The Occident flour has a protein content of 12.2%. That is bread flour territory. Also, that flour is bleached and bromated.
I think you will find that most members prefer all-purpose flour for a Chicago deep-dish style. Most all-purpose flours have a protein content of around 10.5-11%, although there are some H&R (hotel and restaurant) all-purpose flours that lean toward the low side from the standpoint of protein content. A popular choice of all-purpose flour for Chicago deep-dish and cracker style pizzas is the Ceresota or Hecker's brand (they are the same flour). It has been said that those brands of flour are higher in protein content than other all-purpose flours but, based on gluten mass tests that Norma conducted on one of these flours, I am not so sure. But the Ceresota/Hecker's flours are good flours for the Chicago styles.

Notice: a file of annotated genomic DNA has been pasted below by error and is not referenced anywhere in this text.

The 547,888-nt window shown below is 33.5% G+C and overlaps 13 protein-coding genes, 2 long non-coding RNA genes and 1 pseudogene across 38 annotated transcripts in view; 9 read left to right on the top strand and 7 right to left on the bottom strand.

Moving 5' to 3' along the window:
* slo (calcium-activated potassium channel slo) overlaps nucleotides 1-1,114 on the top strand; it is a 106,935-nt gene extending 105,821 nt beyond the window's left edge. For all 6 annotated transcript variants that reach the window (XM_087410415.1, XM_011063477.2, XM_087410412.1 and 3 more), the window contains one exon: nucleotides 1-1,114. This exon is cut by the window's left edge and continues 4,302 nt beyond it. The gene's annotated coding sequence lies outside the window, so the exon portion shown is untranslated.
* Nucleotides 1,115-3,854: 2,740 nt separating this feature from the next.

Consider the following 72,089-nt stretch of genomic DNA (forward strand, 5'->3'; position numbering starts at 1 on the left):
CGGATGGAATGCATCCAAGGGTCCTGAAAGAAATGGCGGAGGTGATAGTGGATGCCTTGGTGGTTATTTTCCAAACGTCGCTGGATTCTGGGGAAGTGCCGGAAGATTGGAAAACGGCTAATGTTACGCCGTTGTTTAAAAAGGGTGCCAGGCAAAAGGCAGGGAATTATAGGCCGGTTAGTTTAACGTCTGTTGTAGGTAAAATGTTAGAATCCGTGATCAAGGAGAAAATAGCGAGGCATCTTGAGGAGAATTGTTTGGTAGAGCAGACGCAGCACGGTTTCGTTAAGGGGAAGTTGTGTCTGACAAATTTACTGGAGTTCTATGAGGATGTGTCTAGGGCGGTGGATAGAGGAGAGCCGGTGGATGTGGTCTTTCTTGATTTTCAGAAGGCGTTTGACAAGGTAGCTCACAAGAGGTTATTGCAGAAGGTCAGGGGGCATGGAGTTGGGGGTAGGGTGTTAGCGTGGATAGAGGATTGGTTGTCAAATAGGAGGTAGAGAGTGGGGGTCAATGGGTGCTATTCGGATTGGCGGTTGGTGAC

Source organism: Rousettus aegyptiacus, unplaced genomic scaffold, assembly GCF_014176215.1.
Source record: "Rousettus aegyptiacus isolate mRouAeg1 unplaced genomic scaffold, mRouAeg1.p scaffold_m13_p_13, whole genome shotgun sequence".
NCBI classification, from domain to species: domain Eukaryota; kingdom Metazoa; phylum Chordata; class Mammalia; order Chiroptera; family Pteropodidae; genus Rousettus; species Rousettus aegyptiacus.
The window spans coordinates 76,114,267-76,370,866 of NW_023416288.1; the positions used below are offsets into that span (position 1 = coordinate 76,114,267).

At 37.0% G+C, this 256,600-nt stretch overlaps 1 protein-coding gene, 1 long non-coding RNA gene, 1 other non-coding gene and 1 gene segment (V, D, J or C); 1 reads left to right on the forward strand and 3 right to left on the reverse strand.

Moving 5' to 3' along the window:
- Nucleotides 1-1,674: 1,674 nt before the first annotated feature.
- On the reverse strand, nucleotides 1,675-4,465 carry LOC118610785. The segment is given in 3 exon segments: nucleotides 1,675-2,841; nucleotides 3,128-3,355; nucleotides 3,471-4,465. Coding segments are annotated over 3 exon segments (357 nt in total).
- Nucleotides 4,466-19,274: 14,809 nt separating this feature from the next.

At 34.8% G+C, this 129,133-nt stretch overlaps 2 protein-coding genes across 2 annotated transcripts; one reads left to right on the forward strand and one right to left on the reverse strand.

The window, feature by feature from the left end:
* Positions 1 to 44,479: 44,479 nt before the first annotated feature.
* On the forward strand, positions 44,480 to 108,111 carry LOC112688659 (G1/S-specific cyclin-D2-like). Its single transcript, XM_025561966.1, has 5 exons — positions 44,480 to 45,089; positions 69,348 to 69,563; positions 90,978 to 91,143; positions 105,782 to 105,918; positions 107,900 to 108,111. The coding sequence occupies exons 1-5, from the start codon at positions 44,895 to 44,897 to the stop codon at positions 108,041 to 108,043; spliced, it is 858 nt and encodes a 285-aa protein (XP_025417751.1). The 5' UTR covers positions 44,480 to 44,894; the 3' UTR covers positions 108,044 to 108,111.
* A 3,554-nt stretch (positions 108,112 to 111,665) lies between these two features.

In your case, you could try combining the Occident flour with all-purpose flour to lower its protein content but I am afraid that you would end up with over 90% all-purpose flour. The better way to go would be to just use a good all-purpose flour. Alternatively, you might try increasing the hydration value for your recipe since the Occident flour, as essentially a bread flour, has a higher rated absorption value. I don't know if this will work, but it may be worth a try.
The Caputo 00 Pizzeria flour is not intended for the Chicago styles of pizza. Several years ago, and largely out of curiosity, I attempted some Neapolitan-inspired Chicago deep-dish pizzas using the Caputo 00 flour. The results were quite good (http://www.pizzamaking.com/forum/index.php/topic,2365.msg20625.html#msg20625
) but atypical of the classic Chicago deep-dish style. I try not to discourage anyone from trying new and different things but I think that the 00 flours are best used for the Neapolitan style and, more specifically, in the context of very high temperature ovens. In this respect, I agree with Craig, who was posting as I was composing.